The theory of descriptions is the philosopher Bertrand Russell's most significant contribution to the philosophy of language. It is also known as Russell's theory of descriptions (commonly abbreviated as RTD). In short, Russell argued that the syntactic form of descriptions (phrases that took the form of "The aardvark" and "An aardvark") is misleading, as it does not correlate their logical and/or semantic architecture. While descriptions may seem fairly uncontroversial phrases, Russell argued that providing a satisfactory analysis of the linguistic and logical properties of a description is vital to clarity in important philosophical debates, particularly in semantic arguments, epistemology and metaphysics. It has been argued[by whom?], for example, that RTD largely underpinned Russell's theory of sense-data. Since the first development of the theory in Russell's 1905 paper "On Denoting", RTD has been hugely influential and well-received within the philosophy of language. However, it has not been without its critics. In particular, the philosophers P. F. Strawson and Keith Donnellan have given notable, well known criticisms of the theory. Most recently, RTD has been defended by various philosophers and even developed in promising ways to bring it into harmony with generative grammar in Noam Chomsky's sense, particularly by Stephen Neale. Such developments have themselves been criticised, and debate continues.
1 Introduction 2 Definite descriptions 3 Indefinite descriptions 4 Criticism of Russell's analysis
4.1 P. F. Strawson 4.2 Keith Donnellan 4.3 Saul Kripke
5 See also 6 Notes 7 References and further reading 8 External links
Lexical (lexis lexicology)
Prototype theory Force dynamics
Unsolved linguistics problems Theory of descriptions
Denotational Axiomatic Operational Action Categorical Concurrency Game Predicate transformational
Abstract interpretation Abstract semantic graph Semantic matching
Semantic file system
v t e
Bertrand Russell's theory of descriptions was initially put forth in his 1905 essay "On Denoting", published in the journal of philosophy Mind. Russell's theory is focused on the logical form of expressions involving denoting phrases, which he divides into three groups:
Denoting phrases which do not denote anything, for example "the current Emperor of Kentucky". Phrases which denote one definite object, for example "the present President of the U.S.A." We need not know which object the phrase refers to for it to be unambiguous, for example "the cutest kitten" is a unique individual but his or her actual identity is unknown. Phrases which denote ambiguously, for example, "an Aardvark".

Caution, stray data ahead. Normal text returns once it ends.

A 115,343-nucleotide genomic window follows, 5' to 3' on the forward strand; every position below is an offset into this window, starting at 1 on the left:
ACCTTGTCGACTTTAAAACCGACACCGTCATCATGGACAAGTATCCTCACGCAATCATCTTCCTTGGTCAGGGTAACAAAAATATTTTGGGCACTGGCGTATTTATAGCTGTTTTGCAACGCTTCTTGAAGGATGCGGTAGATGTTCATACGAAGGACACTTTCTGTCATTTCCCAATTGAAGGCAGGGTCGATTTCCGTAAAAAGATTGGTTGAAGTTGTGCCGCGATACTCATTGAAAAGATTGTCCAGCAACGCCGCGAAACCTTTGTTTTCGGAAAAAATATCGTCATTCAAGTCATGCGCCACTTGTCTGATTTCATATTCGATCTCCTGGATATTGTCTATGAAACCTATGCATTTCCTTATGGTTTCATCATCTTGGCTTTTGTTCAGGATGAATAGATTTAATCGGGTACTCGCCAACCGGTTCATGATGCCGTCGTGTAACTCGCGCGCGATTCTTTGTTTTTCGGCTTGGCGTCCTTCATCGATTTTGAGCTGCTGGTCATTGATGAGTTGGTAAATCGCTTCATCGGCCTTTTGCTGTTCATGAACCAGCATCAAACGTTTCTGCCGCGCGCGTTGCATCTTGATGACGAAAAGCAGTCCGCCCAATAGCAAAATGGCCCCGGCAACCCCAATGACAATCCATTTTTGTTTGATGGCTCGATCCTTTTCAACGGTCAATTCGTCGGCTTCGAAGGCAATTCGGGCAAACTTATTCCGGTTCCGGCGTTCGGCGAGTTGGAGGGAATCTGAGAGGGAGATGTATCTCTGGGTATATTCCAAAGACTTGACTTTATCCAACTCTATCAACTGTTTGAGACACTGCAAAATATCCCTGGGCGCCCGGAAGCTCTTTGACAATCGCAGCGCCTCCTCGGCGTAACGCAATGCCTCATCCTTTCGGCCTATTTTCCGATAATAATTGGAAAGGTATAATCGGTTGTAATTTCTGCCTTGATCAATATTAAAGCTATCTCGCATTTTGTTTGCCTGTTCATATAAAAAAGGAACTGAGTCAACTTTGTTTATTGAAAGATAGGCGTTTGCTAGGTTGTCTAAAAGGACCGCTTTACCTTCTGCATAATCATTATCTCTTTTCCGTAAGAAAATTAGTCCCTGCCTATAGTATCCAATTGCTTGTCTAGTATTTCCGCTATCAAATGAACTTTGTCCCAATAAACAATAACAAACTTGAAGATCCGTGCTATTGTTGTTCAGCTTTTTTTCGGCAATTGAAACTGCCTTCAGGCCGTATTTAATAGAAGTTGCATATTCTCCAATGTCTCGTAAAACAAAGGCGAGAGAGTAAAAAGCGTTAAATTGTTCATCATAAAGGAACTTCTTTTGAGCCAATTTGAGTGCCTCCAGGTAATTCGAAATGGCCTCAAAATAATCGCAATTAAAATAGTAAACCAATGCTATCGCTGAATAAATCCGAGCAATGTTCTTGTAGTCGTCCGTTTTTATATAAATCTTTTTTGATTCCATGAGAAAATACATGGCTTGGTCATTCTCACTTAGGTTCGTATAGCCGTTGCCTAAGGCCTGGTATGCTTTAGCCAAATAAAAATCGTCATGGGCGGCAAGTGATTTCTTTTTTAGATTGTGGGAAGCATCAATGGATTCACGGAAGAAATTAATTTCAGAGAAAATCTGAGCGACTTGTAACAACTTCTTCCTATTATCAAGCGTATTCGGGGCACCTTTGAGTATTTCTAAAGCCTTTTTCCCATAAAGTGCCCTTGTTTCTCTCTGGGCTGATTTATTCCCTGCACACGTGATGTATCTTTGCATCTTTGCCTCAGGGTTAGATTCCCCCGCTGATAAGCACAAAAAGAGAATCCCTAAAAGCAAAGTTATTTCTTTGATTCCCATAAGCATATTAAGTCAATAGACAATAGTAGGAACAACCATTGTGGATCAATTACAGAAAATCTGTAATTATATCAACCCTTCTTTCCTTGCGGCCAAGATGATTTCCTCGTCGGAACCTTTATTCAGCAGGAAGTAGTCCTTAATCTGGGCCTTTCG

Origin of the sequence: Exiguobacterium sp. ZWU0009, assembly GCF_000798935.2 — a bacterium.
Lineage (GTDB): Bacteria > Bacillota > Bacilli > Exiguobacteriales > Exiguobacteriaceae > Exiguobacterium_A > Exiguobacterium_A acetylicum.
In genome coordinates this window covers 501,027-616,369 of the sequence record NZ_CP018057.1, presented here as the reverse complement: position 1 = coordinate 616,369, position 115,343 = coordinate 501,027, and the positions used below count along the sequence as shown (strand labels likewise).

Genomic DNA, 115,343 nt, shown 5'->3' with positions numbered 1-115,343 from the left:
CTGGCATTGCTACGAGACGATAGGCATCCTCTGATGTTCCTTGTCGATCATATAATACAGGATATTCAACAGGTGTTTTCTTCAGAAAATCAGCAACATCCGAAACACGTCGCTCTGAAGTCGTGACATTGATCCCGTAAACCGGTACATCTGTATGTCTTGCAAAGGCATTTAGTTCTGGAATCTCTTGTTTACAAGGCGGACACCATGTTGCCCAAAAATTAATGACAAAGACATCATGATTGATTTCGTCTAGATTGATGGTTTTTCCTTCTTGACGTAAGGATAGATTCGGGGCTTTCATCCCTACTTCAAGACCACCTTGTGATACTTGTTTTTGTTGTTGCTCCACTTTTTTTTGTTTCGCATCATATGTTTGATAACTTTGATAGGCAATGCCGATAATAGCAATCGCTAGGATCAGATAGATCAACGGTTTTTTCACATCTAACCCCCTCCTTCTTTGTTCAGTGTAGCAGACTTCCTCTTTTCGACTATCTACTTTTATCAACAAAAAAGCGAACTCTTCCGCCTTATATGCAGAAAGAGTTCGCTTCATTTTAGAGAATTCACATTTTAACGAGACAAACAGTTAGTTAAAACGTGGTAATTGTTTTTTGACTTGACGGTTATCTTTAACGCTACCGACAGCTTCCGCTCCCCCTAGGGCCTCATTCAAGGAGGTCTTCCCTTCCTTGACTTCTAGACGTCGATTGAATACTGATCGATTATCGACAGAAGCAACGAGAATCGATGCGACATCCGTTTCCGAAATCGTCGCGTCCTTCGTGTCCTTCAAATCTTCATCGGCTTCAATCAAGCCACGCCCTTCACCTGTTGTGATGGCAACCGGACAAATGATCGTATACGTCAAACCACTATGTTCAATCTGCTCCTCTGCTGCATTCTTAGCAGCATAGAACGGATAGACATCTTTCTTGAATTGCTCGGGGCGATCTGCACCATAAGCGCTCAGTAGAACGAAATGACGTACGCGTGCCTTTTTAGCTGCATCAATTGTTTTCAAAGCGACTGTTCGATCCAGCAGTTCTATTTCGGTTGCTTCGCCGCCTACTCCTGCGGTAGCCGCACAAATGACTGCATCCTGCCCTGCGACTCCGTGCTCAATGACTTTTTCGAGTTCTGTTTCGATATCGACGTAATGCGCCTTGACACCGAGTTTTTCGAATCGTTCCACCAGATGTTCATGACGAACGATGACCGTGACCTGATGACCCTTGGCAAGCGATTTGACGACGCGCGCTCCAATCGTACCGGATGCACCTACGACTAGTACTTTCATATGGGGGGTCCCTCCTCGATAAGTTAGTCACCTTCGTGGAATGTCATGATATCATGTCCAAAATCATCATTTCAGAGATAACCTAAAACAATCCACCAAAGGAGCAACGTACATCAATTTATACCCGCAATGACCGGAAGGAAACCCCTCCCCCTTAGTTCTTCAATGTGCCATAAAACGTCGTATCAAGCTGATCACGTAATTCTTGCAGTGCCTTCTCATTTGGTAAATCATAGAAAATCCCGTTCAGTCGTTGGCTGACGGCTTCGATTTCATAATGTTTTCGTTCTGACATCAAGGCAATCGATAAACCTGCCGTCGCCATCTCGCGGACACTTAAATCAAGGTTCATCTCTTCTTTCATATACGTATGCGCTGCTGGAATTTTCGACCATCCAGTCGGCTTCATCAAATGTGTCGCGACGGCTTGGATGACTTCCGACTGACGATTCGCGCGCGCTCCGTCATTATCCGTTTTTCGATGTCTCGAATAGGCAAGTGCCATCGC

Indefinite descriptions constitute Russell's third group. Descriptions
most frequently appear in the standard subject-predicate form.
Russell put forward his theory of descriptions to solve a number of
problems in the philosophy of language. The two major problems are (1)
co-referring expressions and (2) non-referring expressions.
The problem of co-referring expressions originated primarily with
there is an x such that x is an emperor of Kentucky for every x and every y, if both x and y are emperors of Kentucky, then y is x (i.e. there is at most one emperor of Kentucky). anything that is an emperor of Kentucky is gray.
Thus, a definite description (of the general form 'the F is G') becomes the following existentially quantified phrase in classic symbolic logic (where 'x' and 'y' are variables and 'F' and 'G' are predicates – in the example above, F would be "is an emperor of Kentucky", and G would be "is gray"):
∃ x ( ( F x ∧ ∀ y ( F y → x = y ) ) ∧ G x )
displaystyle exists x((Fxland forall y(Fyrightarrow x=y))land Gx)
Informally, this reads as follows: something exists with the property F, there is only one such thing, and this unique thing also has the property G. This analysis, according to Russell, solves the two problems noted above as related to definite descriptions:
"The morning star rises in the morning" no longer needs to be thought of as having the subject-predicate form. It is instead analysed as "there is one unique thing such that it is the morning star and it rises in the morning". Thus, strictly speaking, the two expressions "the morning star..." and "the evening star..." are not synonymous, so it makes sense that they cannot be substituted (the analysed description of the evening star is "there is one unique thing such that it is the evening star and it rises in the evening"). This solves Gottlob Frege's problem of informative identities. Since the phrase "the current Emperor of Kentucky is gray" is not a referring expression, according to Russell's theory it need not refer to a mysterious non-existent entity. Russell says that if there are no entities X with property F, the proposition "X has property G" is false for all values of X.